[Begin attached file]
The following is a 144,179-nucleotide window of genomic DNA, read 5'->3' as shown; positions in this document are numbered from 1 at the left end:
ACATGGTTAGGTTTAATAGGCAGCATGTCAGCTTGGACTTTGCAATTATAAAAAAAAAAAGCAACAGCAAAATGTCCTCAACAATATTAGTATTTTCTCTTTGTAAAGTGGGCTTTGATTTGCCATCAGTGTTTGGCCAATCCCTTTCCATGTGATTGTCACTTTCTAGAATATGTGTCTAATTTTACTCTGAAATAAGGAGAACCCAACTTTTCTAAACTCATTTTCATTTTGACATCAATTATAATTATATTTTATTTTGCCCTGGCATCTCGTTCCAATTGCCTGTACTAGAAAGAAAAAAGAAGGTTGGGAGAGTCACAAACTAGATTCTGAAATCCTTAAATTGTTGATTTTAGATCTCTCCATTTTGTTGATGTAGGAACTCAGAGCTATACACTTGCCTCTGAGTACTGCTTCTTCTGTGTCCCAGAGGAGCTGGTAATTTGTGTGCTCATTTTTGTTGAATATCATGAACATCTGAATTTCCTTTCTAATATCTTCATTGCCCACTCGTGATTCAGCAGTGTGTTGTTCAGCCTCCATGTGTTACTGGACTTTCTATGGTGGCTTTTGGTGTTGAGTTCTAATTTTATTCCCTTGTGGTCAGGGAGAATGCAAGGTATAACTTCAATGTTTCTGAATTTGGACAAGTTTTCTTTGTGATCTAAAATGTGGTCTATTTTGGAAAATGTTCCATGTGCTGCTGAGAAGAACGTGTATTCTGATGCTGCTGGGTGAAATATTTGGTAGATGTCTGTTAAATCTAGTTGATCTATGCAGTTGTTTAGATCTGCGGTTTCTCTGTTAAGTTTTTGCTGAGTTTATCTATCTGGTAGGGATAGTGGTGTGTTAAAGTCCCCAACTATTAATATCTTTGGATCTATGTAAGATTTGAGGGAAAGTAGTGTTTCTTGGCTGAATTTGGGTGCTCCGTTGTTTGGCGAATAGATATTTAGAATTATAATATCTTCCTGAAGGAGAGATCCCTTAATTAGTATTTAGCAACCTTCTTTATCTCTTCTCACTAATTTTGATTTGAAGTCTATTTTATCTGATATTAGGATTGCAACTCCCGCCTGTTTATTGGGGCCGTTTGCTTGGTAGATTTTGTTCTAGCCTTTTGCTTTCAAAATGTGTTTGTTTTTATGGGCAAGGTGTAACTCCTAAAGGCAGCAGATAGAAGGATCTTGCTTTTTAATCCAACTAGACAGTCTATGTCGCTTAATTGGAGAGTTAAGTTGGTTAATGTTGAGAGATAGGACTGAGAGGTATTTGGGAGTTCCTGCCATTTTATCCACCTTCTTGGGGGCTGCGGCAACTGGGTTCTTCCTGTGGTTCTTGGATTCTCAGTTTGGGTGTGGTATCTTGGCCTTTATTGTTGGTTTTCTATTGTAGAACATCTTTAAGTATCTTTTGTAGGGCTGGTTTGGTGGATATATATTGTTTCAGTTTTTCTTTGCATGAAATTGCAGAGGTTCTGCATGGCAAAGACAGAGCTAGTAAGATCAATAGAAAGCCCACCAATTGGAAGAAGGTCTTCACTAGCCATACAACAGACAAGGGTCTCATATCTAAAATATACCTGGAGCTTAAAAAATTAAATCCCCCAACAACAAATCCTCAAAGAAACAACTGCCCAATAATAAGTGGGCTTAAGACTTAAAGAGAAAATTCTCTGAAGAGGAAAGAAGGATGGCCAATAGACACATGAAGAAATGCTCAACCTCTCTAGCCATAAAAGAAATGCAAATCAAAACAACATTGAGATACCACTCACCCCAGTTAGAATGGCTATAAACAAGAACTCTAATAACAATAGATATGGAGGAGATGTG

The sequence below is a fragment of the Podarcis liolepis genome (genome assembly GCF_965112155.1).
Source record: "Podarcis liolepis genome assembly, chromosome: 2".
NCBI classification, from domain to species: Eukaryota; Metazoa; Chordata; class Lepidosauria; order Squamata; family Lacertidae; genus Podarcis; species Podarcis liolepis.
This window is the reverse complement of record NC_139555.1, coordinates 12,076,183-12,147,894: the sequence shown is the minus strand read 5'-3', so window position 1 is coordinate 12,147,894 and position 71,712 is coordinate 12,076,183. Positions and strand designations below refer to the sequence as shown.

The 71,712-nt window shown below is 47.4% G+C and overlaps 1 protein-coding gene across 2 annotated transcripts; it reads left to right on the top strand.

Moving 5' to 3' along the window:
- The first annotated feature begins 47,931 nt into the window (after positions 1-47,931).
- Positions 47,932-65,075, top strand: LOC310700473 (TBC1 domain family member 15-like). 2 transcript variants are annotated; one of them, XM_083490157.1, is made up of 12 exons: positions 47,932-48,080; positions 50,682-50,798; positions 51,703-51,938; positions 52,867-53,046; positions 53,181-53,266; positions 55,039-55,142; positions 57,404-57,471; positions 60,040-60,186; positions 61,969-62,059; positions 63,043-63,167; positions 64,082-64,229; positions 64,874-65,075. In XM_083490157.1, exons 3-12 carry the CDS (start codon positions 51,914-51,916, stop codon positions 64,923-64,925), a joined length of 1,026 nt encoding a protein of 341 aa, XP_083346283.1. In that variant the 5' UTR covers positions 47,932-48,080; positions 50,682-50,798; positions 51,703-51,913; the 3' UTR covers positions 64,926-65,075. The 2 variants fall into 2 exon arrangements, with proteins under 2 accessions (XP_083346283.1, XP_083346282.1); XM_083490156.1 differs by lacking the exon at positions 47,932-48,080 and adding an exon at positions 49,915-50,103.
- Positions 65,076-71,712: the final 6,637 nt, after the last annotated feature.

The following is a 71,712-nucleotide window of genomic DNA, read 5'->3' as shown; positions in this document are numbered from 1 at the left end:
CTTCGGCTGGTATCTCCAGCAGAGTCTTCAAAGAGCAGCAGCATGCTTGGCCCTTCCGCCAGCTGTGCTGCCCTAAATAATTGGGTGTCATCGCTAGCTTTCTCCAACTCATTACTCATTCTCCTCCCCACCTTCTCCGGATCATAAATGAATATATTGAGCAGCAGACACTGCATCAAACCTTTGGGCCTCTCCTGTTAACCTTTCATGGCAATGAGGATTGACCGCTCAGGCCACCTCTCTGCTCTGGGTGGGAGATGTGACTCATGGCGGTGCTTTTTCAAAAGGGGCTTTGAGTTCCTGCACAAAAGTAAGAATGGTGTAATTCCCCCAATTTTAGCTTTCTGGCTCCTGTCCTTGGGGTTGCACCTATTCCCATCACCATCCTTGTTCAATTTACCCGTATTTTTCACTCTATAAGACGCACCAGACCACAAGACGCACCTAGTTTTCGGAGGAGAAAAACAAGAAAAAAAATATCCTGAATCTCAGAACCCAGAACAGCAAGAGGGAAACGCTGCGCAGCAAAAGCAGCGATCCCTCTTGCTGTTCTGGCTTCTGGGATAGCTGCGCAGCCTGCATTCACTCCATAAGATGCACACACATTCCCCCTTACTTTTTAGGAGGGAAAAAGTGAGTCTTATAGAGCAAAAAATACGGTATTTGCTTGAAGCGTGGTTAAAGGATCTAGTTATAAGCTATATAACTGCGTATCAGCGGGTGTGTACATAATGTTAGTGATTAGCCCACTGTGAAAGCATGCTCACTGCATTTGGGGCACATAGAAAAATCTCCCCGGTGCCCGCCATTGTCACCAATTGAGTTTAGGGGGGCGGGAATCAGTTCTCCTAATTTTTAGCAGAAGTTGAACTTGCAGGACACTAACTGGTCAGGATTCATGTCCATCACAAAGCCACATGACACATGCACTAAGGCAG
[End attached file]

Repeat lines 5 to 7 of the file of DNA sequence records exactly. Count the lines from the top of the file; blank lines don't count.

NCBI classification, from domain to species: Eukaryota; Metazoa; Chordata; class Lepidosauria; order Squamata; family Lacertidae; genus Podarcis; species Podarcis liolepis.
This window is the reverse complement of record NC_139555.1, coordinates 12,076,183-12,147,894: the sequence shown is the minus strand read 5'-3', so window position 1 is coordinate 12,147,894 and position 71,712 is coordinate 12,076,183. Positions and strand designations below refer to the sequence as shown.

The 71,712-nt window shown below is 47.4% G+C and overlaps 1 protein-coding gene across 2 annotated transcripts; it reads left to right on the top strand.